These developments are creating more uniformity in reporting and increasing the visibility of information regarding community benefit activities. Public and private organizations with oversight responsibility for nonprofit hospitals and health systems are scrutinizing their performance more closely than ever and are expecting more accountability by the persons who govern and manage them. For the boards of nonprofit hospitals and systems, providing direction for their organization's community benefit policies and programs and monitoring the results now are regarded as a fundamental governance responsibility.6

A recently completed study examined board structures, processes and cultures in large nonprofit health systems and compared them to contemporary benchmarks of effective governance. Information was gathered by reviewing system documents, on-site interviews with the systems' CEOs and senior board leaders and discussions with system staff.7 Fourteen of the country's 15 largest systems participated in this study; eight of these 14 systems are sponsored or controlled by Roman Catholic entities.8 The scope of this study included reviewing several aspects of the boards' involvement in directing and monitoring the systems' community benefit activities.

Board committee oversight: A well-organized committee structure with clearly defined duties and knowledgeable, engaged members is a key to effective governance.9 In this context, assigning oversight responsibility for specific governance functions to standing board committees is widely accepted as a sound governance practice.

Based on interviews with board members and CEOs and information obtained from system documents, Table 1 shows the number and proportion of boards in this study population that assigned oversight responsibility for seven core governance functions to standing board committees. It also provides comparable information from the American Hospital Association's (AHA) 2011 national survey of hospitals and systems.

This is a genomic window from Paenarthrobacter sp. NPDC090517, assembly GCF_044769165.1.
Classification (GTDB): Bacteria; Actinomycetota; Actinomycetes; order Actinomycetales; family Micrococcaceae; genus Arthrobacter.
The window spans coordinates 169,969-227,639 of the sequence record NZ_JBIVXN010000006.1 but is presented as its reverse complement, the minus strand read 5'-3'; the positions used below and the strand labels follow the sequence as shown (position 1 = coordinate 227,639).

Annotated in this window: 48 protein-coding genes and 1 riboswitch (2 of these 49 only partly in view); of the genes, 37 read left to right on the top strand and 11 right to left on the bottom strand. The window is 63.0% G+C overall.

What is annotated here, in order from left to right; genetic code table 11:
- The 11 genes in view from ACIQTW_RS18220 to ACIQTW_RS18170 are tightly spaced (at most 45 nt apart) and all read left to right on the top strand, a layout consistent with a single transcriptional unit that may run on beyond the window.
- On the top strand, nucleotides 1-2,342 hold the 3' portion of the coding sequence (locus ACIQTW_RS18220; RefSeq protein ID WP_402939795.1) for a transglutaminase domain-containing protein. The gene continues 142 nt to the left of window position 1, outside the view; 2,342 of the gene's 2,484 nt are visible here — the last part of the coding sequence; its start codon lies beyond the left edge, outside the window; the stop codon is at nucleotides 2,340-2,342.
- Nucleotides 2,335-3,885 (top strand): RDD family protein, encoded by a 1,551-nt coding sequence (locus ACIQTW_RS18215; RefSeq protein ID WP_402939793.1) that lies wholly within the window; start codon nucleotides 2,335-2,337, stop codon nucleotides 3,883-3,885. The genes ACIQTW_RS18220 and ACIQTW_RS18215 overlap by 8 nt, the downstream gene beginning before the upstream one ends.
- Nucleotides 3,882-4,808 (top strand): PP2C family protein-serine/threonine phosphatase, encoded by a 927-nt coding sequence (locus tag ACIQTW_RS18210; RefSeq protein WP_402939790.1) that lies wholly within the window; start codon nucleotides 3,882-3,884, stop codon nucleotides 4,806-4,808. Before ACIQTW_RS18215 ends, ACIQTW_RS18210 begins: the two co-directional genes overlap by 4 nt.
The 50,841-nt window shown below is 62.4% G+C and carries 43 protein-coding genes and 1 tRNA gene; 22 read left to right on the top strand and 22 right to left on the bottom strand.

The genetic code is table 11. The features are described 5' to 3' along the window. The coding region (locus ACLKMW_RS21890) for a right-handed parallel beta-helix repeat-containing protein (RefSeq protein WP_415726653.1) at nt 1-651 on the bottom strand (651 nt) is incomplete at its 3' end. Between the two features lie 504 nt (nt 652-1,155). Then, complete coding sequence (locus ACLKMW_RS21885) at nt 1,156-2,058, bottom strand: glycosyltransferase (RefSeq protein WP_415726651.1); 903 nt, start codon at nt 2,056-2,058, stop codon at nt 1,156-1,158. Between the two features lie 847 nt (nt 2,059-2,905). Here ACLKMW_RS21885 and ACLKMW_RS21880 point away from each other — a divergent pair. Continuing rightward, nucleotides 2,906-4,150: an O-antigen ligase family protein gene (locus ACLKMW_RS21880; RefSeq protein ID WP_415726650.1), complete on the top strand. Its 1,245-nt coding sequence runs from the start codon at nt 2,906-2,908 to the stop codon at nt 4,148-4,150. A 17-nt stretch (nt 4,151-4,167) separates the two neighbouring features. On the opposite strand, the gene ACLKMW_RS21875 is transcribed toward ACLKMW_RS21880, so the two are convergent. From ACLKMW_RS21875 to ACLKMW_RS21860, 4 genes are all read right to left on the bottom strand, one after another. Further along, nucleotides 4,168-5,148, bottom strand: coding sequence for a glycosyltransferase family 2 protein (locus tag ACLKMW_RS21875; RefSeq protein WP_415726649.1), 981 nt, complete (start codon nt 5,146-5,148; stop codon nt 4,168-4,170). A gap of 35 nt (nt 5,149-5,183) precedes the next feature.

Table 1

Across the board, large health systems are more likely than hospitals to have standing committees with oversight responsibility for these important functions. For several functions, this practice is virtually universal among these large systems. However, at the time of the site visits, only five of the 14 systems (three Catholic systems and two secular systems) had standing board committees with oversight responsibility for system-wide community benefit policies and programs. Some systems were contemplating taking that step, and at least one already has done so.

Adoption of formal goals and guidelines for community benefit programs: The interviews with board leaders and CEOs included several questions regarding their particular system's community benefit policies and programs. The first was "Has your board adopted a formal, written statement that defines overall goals and guidelines for your system's community benefit program?"Table 2 compares the findings for Catholic systems to the other large systems. It shows that, when the site visits were conducted in FY 2011 and FY 2012, 87 percent of the Catholic systems' boards (seven of eight) had adopted a formal policy as compared to only 17 percent of the other systems.

Table 2

Collaboration with local public health organizations: As one way to gauge the participating systems' current position on coordination between their local delivery organizations and public health agencies, the board members and CEOs were asked if their system's board requires (not just "encourages") their local organization to collaborate with local public health organizations in their vicinities. The information presented in Table 3 shows that, when site visits were conducted during FY 2011 and FY 2012, such requirements were quite uncommon. Only one of the 14 large systems, a secular organization, had established a policy requiring all of its local organizations to collaborate with local public health organizations in assessing community needs and setting community benefit program priorities.